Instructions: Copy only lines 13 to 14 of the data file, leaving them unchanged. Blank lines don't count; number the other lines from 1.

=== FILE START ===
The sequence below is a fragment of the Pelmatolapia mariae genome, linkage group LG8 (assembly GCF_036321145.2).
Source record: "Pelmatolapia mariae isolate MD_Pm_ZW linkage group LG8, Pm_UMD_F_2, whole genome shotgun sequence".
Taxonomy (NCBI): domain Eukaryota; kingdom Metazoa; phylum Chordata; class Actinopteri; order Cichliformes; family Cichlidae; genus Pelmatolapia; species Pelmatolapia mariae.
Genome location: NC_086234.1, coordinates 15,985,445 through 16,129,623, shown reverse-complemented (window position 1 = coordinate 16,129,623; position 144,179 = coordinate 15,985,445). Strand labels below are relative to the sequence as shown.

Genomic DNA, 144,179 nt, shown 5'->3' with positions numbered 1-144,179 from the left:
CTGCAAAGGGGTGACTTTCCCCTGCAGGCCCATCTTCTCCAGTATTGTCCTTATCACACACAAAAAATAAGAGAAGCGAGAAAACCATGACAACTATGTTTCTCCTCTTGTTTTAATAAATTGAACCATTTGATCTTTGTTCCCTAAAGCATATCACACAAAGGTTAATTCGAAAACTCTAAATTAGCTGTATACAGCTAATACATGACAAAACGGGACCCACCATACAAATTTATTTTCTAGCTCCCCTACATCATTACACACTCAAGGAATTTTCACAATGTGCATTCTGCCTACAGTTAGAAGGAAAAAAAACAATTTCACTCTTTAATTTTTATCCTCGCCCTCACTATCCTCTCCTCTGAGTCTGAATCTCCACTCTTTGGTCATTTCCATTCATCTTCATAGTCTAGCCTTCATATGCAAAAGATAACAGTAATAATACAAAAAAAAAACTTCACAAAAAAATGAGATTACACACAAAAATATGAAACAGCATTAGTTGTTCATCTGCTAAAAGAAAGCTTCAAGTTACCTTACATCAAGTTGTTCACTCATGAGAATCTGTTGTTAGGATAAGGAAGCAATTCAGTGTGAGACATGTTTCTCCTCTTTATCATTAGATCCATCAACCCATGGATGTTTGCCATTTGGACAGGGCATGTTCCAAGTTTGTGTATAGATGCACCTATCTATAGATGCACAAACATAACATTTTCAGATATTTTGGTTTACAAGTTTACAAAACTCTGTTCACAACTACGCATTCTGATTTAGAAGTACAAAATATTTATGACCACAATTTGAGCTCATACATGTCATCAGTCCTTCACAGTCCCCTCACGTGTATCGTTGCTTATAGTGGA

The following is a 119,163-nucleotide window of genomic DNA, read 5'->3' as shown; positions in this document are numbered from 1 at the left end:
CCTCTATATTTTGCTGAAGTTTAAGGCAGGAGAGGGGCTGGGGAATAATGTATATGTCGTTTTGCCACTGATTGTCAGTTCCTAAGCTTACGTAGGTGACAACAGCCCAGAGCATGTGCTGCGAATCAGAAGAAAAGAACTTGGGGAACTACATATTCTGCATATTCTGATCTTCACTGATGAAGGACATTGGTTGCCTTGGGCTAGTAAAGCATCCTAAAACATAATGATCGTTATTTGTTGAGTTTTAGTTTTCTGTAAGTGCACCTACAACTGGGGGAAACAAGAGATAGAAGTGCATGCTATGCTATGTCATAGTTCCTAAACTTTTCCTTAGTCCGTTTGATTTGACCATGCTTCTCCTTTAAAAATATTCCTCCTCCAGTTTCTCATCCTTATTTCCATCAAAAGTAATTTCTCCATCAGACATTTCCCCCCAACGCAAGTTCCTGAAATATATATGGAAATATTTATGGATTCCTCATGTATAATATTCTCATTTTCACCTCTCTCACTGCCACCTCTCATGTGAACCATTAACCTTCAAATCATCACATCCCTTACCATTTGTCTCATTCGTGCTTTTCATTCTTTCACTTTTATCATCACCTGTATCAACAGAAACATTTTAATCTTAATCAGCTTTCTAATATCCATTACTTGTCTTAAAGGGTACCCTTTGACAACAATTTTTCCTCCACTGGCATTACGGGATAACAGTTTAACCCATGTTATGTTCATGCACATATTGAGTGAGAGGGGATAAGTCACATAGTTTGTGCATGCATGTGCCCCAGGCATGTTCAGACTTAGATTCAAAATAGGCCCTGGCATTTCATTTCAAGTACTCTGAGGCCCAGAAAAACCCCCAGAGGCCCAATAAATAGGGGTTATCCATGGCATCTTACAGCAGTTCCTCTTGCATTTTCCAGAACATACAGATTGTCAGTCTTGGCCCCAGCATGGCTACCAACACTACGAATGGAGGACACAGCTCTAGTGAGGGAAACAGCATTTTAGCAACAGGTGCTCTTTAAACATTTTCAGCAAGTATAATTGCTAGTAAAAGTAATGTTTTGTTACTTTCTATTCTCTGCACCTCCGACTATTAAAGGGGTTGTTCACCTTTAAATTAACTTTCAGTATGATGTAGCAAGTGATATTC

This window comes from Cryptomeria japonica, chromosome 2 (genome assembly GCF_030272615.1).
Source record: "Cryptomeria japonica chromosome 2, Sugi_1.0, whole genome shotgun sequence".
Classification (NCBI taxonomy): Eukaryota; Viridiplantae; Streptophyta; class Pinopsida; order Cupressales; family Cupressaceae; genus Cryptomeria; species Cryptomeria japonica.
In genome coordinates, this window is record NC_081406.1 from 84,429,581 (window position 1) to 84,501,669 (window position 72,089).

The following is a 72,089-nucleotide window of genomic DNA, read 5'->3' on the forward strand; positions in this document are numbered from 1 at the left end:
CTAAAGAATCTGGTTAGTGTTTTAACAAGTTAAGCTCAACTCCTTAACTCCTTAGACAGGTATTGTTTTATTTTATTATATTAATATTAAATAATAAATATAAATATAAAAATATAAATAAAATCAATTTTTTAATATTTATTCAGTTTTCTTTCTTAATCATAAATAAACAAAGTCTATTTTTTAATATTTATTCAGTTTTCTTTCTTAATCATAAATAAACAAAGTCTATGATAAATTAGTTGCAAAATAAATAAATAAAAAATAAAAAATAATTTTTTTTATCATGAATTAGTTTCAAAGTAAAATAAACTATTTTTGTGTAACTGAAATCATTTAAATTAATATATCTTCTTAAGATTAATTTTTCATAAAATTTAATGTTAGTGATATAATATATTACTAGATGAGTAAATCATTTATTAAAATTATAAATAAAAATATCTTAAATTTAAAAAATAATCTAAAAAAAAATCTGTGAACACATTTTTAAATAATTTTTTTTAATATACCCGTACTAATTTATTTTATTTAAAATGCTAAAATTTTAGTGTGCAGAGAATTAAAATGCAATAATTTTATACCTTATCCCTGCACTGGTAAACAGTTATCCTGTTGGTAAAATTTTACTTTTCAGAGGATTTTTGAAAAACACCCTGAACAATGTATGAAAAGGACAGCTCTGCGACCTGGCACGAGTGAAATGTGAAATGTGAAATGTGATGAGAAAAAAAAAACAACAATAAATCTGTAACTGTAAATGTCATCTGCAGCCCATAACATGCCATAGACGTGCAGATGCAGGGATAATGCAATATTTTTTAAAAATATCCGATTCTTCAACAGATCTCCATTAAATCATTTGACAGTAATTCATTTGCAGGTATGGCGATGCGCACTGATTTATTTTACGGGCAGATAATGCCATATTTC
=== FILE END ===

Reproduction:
The following is a 72,089-nucleotide window of genomic DNA, read 5'->3' on the forward strand; positions in this document are numbered from 1 at the left end:
CTAAAGAATCTGGTTAGTGTTTTAACAAGTTAAGCTCAACTCCTTAACTCCTTAGACAGGTATTGTTTTATTTTATTATATTAATATTAAATAATAAATATAAATATAAAAATATAAATAAAATCAATTTTTTAATATTTATTCAGTTTTCTTTCTTAATCATAAATAAACAAAGTCTATTTTTTAATATTTATTCAGTTTTCTTTCTTAATCATAAATAAACAAAGTCTATGATAAATTAGTTGCAAAATAAATAAATAAAAAATAAAAAATAATTTTTTTTATCATGAATTAGTTTCAAAGTAAAATAAACTATTTTTGTGTAACTGAAATCATTTAAATTAATATATCTTCTTAAGATTAATTTTTCATAAAATTTAATGTTAGTGATATAATATATTACTAGATGAGTAAATCATTTATTAAAATTATAAATAAAAATATCTTAAATTTAAAAAATAATCTAAAAAAAAATCTGTGAACACATTTTTAAATAATTTTTTTTAATATACCCGTACTAATTTATTTTATTTAAAATGCTAAAATTTTAGTGTGCAGAGAATTAAAATGCAATAATTTTATACCTTATCCCTGCACTGGTAAACAGTTATCCTGTTGGTAAAATTTTACTTTTCAGAGGATTTTTGAAAAACACCCTGAACAATGTATGAAAAGGACAGCTCTGCGACCTGGCACGAGTGAAATGTGAAATGTGAAATGTGATGAGAAAAAAAAAACAACAATAAATCTGTAACTGTAAATGTCATCTGCAGCCCATAACATGCCATAGACGTGCAGATGCAGGGATAATGCAATATTTTTTAAAAATATCCGATTCTTCAACAGATCTCCATTAAATCATTTGACAGTAATTCATTTGCAGGTATGGCGATGCGCACTGATTTATTTTACGGGCAGATAATGCCATATTTC